Steam is 20 years old today

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Valve’s Steam officially launched on 12th September 2003, 20 years ago today, sparking a revolution in game distribution.


Twenty years ago today, Valve officially launched its Steam client, ushering in a new era of digital distribution. Since then, Steam has become such a bedrock of PC gaming that it’s almost impossible to imagine a time before it existed.

Nowadays, Steam is best known as a digital storefront, host to thousands upon thousands of games. But when it began, it was initially designed as a way to distribute patches for Valve’s games, such as Counter-Strike. The service was originally unveiled at GDC in 2002, with a closed beta starting soon afterwards, leading up to the official launch in 2003.

The launch wasn’t without its problems. Users reported being locked out of their games as the servers struggled to cope with demand, and not everyone was happy with submitting to online authentication and DRM. It wasn’t until the release of Valve’s highly anticipated Half-Life 2 in 2004 that the service really gained traction. Anyone who bought the game had to register it through Steam, even if they bought a physical copy, which led to a massive influx of new users.

Although initially designed for patches and facilitating online multiplayer, Steam gradually started to take off as a digital storefront. The first non-Valve games were hosted on the store in 2005 – Rag Doll Kung Fu and Darwinia. The former was made by Mark Healey, who went on to co-found Media Molecule, and People Make Games posted a video a few years back about how Rag Doll Kung Fu ended up on Steam. Darwinia, meanwhile, was an early game from indie developer Introversion, which scored a more recent hit with Prison Architect.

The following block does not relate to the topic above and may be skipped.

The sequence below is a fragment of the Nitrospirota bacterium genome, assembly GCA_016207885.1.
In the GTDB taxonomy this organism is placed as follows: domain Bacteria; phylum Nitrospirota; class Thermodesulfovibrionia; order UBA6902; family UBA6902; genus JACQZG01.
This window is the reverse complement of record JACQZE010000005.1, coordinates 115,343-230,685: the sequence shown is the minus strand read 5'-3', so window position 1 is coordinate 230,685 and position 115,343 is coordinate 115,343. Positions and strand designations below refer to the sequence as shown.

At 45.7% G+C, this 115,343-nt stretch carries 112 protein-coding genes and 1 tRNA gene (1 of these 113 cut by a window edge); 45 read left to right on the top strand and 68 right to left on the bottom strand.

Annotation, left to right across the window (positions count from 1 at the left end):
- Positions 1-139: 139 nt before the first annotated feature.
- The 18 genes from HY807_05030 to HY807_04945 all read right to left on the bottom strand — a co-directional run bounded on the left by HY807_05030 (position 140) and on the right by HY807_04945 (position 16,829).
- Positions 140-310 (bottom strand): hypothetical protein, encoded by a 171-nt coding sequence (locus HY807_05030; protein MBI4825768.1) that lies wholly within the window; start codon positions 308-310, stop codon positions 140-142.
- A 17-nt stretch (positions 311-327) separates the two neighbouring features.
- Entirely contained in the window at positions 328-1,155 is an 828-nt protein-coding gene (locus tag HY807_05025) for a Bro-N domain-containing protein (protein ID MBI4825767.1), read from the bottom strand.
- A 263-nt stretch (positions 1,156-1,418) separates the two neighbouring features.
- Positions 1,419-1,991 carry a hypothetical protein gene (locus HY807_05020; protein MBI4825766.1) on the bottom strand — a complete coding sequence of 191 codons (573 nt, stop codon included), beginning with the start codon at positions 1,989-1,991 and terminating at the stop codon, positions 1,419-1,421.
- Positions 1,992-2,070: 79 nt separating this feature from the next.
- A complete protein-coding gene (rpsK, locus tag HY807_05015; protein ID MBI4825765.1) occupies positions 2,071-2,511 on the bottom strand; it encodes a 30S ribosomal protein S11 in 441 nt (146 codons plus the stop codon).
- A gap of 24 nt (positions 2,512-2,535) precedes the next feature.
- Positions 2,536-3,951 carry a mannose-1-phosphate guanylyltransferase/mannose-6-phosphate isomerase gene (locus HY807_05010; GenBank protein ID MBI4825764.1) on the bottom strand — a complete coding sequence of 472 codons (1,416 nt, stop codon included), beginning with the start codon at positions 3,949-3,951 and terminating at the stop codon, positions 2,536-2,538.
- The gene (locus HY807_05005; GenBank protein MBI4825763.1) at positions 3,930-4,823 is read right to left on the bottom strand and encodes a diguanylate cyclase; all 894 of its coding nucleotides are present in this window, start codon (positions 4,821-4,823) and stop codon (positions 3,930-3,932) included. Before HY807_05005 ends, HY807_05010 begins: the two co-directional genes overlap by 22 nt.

The now-legendary Steam sales first started in 2006, and gradually more and more publishers were attracted towards the service, which promised a greater cut of the profits than selling games through bricks and mortar shops. The digital revolution was well under way.

It’s difficult to emphasise just how much of an impact Steam had. Reports of the death of PC gaming were regular occurrences in the early 2000s, as the PC’s market share declined. Although it can’t be held solely responsible, Steam did a lot to turn that situation around, providing an easy, centralised way for publishers to sell games and consumers to buy them, safe in the knowledge that fiddly things like patches would be automatically taken care of.

Whether you love it or hate it, the PC gaming scene wouldn’t be what it is today if it wasn’t for Steam.

Read more: Counter-Strike 2 could be in development at Valve, trademark filings suggest

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